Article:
Letter: Proposed Cuts Of Paraeducators Will Hurt School Libraries


Elementary school class in school library in Amherst. Photo: arps.org

My Wildwood Kindergartener gets so upset on early release Wednesdays.  He misses library, his favorite of the “specials” classes.  He loves checking out new books every week, listening at the storytime, and helping bring back books from his classroom.  He is learning to be a responsible book caretaker, making sure Tuesday evenings that his library books get to his backpack to be returned.  He was so proud when, a few weeks ago, he and his classmates received letters indicating that they had been so responsible with their borrowing/returning, that they would be allowed an increase from 2 to 3 books weekly.

Book distribution is but one part of what our school librarians and library paraeducators do.  They come up with creative projects and collaborative partnerships throughout the school year.  For example, every year, Wildwood holds the “Best-of-Wildwood,” modeled after the “Caldecott Honors.” This started in the 2015-2016 year, after students noticed that the prestigious Honors included no children as judges.  Each year, the students create rules for voting and judging the best books of the year. Additionally, community partnerships, such as the African-American read-in and Read Across America, allow for positive relations through reading.  These projects require great time and effort.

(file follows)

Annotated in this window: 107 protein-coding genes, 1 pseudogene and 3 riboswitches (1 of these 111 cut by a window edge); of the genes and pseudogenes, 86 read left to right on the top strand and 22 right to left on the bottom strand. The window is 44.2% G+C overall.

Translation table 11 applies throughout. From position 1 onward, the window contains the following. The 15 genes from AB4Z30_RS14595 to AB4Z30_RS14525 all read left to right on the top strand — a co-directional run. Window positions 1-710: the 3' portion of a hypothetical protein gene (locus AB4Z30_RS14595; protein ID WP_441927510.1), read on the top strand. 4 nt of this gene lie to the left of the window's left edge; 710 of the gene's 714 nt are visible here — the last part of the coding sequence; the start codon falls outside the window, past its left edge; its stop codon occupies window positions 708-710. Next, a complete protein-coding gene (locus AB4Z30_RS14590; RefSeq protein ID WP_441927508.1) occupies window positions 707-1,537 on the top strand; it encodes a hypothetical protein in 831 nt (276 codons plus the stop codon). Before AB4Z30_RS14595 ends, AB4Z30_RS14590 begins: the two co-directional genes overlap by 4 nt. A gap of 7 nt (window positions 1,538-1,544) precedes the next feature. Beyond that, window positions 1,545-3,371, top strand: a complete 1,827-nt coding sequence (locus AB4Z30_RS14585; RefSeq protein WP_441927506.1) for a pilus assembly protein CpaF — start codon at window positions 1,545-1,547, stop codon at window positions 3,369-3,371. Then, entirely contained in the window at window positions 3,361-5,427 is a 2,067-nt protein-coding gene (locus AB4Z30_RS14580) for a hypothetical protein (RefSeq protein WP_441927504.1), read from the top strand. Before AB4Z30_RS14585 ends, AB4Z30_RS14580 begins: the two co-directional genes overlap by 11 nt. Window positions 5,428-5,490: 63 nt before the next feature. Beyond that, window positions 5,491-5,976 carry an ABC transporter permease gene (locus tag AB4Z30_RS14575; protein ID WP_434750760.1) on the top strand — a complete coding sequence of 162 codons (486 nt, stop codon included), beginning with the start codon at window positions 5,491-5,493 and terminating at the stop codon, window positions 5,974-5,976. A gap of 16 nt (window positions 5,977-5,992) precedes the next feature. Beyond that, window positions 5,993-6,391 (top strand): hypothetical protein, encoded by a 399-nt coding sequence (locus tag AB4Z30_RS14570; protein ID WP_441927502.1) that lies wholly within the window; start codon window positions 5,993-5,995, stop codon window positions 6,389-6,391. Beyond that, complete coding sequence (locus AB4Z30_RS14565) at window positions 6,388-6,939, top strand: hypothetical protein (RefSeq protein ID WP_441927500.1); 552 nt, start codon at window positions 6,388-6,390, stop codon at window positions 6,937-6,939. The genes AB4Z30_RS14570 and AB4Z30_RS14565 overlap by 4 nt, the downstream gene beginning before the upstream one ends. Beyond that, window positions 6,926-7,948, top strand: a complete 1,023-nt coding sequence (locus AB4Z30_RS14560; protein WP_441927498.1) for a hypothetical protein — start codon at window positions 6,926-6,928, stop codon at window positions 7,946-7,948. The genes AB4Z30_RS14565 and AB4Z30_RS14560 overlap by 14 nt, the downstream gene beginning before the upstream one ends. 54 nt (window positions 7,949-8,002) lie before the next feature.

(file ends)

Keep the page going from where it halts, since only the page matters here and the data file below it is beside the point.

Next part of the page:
The current school budget includes cuts to paraeducators and classroom teachers across the district.  Library paraeducators are included in the possible cuts.  This would profoundly impact library services, effectively eliminating the ability to properly plan and execute many of the additional projects above the weekly allotted slot for each class to visit the library.  In a country where book bans in schools are becoming more common, Amherst should continue to provide unrestricted access to books for students and teachers alike. 

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1 thought on “Letter: Proposed Cuts Of Paraeducators Will Hurt School Libraries

  1. What a touching story, Allegra, about your son. And I think it is smart to make our K-12 libraries robust and meaningful to our students in Amherst. This is where good habits start when thinking about how to access knowledge that helps kids understand the very complex world we all need to be able to share. I also think supporting para-educators is a good idea.

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